it doesn’t count if it’s a girl

“It doesn’t count if it’s a girl.”  The words ran through her mind like the silk sheets on her skin.  

On her fifteenth birthday, she’d snuck a bottle of rum from her parent’s alcohol cabinet.  Of course her parents left the cabinet in easy reach.  At barbecues, they even allowed her to add a bit to her Coke to “see how it felt.”  This time they liberally poured the liquid down their throats.  She’d choked on the burn, along with her best friend, because she’d heard it made girls more…something.  She wasn’t sure what, she only knew that she wanted to make her best friend loose and fun and…her friend swallowed the drink in one gulp.  They’d laughed and talked about stupid things— and then all of a sudden she got giddy and giggly and her friend’s hair shone golden bright and she moved her mouth against her friend’s lips.  But Emma had never told anyone about it, because it was just her best friend. Just girls being dumb.

Seven years later, she lies on thousand count Egyptian cotton sheets.  She isn’t that gangly fifteen year old anymore.  Why is she even thinking of her old high school friend.  They haven’t talked in years. 

Because you still feel the same, stupid young girl.  But she’s an adult now and she should take ownership of her feelings. How hard is it to be honest with, well, at least the guy who loves her.

He won’t understand.  He thinks you’re the good girl he dated in high school, the good girl he got engaged to a year ago.  He’d made fun of finding her 50 Shades of Gray book to the point where she’d lied and said a friend had asked her to put it in her bag to hold, and she’d just forgotten to give it back.  Imagine the kind of hard time he’d give you if you admitted you wanted that kind of kinkfuckery.

She exhales in yesterday’s memory.  She skims her properly manicured fingers across her breasts, down between them to her stomach.  Her fingernails drag a pretty pink line down the middle of her body, she wishes she had the courage to draw blood, like she’s seen in pictures.  She shifts her body and is disappointed to find no marks or bruises.  As if it never happened.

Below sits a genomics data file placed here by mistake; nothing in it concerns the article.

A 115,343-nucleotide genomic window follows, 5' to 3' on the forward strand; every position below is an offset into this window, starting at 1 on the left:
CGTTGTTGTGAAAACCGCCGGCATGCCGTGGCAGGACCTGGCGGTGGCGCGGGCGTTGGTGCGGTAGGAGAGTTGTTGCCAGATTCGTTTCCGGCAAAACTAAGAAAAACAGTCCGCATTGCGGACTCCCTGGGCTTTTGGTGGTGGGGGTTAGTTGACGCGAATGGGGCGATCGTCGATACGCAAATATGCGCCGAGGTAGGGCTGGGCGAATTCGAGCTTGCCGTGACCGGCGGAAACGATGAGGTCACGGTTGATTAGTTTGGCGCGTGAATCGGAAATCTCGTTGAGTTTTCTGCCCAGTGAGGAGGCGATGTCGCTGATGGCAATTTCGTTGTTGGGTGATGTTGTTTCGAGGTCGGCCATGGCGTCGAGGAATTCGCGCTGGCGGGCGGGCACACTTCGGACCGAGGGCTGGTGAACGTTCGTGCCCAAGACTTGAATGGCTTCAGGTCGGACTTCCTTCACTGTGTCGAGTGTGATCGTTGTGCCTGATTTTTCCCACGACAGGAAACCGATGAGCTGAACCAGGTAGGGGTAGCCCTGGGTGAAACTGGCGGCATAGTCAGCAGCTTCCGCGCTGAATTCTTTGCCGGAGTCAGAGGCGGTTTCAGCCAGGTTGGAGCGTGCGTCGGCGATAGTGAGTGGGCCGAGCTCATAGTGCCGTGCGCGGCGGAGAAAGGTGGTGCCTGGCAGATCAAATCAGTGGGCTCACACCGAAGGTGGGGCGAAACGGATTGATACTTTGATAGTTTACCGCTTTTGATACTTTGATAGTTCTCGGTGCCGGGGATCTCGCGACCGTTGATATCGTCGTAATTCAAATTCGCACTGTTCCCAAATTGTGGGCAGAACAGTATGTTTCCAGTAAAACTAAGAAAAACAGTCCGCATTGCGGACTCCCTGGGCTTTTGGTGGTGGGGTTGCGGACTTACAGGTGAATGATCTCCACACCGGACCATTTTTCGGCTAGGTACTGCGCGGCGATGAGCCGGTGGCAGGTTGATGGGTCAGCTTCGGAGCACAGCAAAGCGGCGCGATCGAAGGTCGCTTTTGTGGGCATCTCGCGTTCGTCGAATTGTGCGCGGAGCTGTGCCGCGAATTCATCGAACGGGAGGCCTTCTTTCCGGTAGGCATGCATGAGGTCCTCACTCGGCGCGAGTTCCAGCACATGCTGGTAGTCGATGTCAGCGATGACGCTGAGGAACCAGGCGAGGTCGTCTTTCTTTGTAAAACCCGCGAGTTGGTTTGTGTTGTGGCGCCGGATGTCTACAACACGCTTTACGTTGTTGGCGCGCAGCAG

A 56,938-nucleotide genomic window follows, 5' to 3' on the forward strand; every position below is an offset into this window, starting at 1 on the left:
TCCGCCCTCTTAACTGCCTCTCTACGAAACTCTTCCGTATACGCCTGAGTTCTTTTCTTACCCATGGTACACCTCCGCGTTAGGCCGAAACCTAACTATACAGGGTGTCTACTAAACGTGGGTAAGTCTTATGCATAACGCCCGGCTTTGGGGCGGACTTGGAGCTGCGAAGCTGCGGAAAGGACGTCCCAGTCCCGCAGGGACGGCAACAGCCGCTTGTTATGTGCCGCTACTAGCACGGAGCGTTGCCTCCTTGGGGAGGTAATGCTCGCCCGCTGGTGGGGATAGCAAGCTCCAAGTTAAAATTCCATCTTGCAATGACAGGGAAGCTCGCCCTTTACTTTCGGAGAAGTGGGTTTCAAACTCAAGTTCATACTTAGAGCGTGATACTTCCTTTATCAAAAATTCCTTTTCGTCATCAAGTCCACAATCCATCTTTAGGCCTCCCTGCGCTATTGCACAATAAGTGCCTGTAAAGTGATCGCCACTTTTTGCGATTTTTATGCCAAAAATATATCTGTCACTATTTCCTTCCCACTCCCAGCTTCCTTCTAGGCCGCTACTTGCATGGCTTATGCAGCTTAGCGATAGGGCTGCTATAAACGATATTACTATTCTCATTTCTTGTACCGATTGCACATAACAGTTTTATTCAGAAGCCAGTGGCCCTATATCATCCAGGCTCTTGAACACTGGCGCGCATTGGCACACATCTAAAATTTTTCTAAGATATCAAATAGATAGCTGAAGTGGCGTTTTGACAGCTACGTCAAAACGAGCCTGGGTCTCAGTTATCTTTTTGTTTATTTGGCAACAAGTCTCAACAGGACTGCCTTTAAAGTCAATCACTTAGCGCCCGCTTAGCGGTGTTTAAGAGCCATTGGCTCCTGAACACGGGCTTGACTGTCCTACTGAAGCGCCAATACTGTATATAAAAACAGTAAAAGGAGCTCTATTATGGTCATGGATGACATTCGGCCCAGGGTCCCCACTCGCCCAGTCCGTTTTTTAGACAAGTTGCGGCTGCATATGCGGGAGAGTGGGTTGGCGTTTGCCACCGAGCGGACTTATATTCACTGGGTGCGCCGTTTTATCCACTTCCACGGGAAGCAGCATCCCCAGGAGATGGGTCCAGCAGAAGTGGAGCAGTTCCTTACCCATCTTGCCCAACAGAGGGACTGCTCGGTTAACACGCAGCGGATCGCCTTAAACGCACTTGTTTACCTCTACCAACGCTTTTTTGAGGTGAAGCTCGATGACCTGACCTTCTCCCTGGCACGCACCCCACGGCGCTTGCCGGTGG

Think about last night, she repeats to herself.  Think of all the sensations as that woman took your hand and led you to the bedroom.  Her friends, drunk on the party, her last night of freedom, they told her to have fun, that she’d forget about it by the next morning— they encouraged her to make this terrible mistake.  

But it doesn’t feel like a mistake.  And she didn’t forget when she woke up.

Fuck it, she says out loud.  Fuck everything and enjoy what you did. 

She shoves everything out of her mind but the beautiful woman with the impossible wine dark hair that tumbled around her waist.   Recall the way her body weaved like a cobra, a slow rolling, enthralling dance, and her sea colored eyes pierced her skin.  Remember her weight pressed down below her stomach.  She’d self consciously hid her belly with her hands, and the beautiful woman pushed them away.  “Your stomach is a curve.  It’s beautiful.”  The way she kissed, so soft compared to Chris’, her tongue tasting every bit of salt and skin and wetness.

It was just sex, Emma’s mind recoils.  It didn’t mean anything, it doesn’t mean anything.  It was just sex. 

But she can’t stop thinking about how she FELT.  She can’t forget the woman’s sly, mischievous grin.  Her fingers, coaxing pleasure from Emma’s skin.  She can’t forget their bodies wrapped and clinging to each other.

She opens her eye and her vision skitters around the bedroom.  He must be home soon.  What time is it?  Did she delete the texts?  She must have done so, how stupid could she be to not destroy the evidence (those sweet words, if she deletes them do the thoughts disappear)?  

She doesn’t even want him to come home, because what the fuck is she going to say?  That she didn’t know better?  Yeah, blame your upbringing or some other bullshit.  Play the idiot.  Who doesn’t want to marry some stupid idiot with no accountability for herself?

The truth is she did know.  The truth is she wanted that woman, but why?  The truth is she doesn’t feel an iota of guilt, but she should, right?  Why does she only feel anger when thinking about this?  Why are the only words that go through her mind in response, I will have a goddess in my bed if I fucking want it.  Selfish.  Is that what she is going to tell him?

She waits in silence, for several minutes?  Hours?

Below, a door slams closed (he didn’t slam it, she reminds herself, it’s the stupid door that needs to be fixed), but she hears anger in the blow.  “Uh, Emma, are you home?”

She curls up in a motion of self defense and pretends she’s fallen asleep.  Just go away.  Just, please, go away.

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